A new open source operating system, "Webinos”, downloaded
by more than 5000 developers, has been designed to provide an alternative to
Apple, Microsoft, Google and Mozilla and will have the ability to connect a
range of devices, such as car stereos, TVs, mobiles and even heart monitors, so
that they can communicate with each other.
The OS has been developed by more than 30 organisations,
including the EU and has seen an investment of £11.8 million from various
partners, who also include BMW, W3C, Sony, Samsung and Telephonica.
It’s thought that Webinos will allow users to customise the
operating system to suit their individual needs. Whilst it’s possible to
connect other devices to an existing OS, the developers believe that
pre-installed OS’ give users less choice.
At the moment, people from 155 countries around the globe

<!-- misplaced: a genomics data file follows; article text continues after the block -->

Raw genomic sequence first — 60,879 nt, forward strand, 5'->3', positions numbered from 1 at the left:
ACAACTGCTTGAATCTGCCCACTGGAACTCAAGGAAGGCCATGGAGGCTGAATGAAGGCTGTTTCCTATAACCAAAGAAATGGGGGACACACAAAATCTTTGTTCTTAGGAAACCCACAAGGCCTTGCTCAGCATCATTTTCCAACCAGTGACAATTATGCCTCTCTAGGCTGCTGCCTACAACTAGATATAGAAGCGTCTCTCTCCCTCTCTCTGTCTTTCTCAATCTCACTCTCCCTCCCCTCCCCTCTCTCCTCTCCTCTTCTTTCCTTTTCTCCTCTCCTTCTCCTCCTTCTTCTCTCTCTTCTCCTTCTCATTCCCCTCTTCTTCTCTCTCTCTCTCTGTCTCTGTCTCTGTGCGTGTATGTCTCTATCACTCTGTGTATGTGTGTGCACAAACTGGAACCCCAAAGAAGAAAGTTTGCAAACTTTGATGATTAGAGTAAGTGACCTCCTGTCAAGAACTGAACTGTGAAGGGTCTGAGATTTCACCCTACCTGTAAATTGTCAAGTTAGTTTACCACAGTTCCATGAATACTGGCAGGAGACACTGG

have shown interest in the Webinos website, according to the BBC.
"Webinos is an EU-funded project and affiliate program
aiming to define and deliver an Open Source Platform and software components
for the Future Internet in the form of web runtime extensions, to enable web
applications and services to be used and shared consistently and securely over
a broad spectrum of converged and connected devices, including mobile, PC, home
media (TV) and in-car units,” the official Webinos website says.
Whilst the OS is designed to run on Android or PC platforms,
it can also carry out such functions as sharing heart monitor data with the
user’s mobile device and their GP. It can also be used for sat nav, ICE systems
and more, all connecting to the OS.
"There are lots and lots of open-source projects which
never attract a community," said Ian Brown, associate director of Oxford
University's Cybersecurity Centre.
"They are released and the codes go online, but they
aren't quite useful enough to build a head of steam. Open source means anyone
can look but not that anyone actually will."
"What you lose in open source is security through
obscurity," said Mr Allott. "What you gain is a lot of peer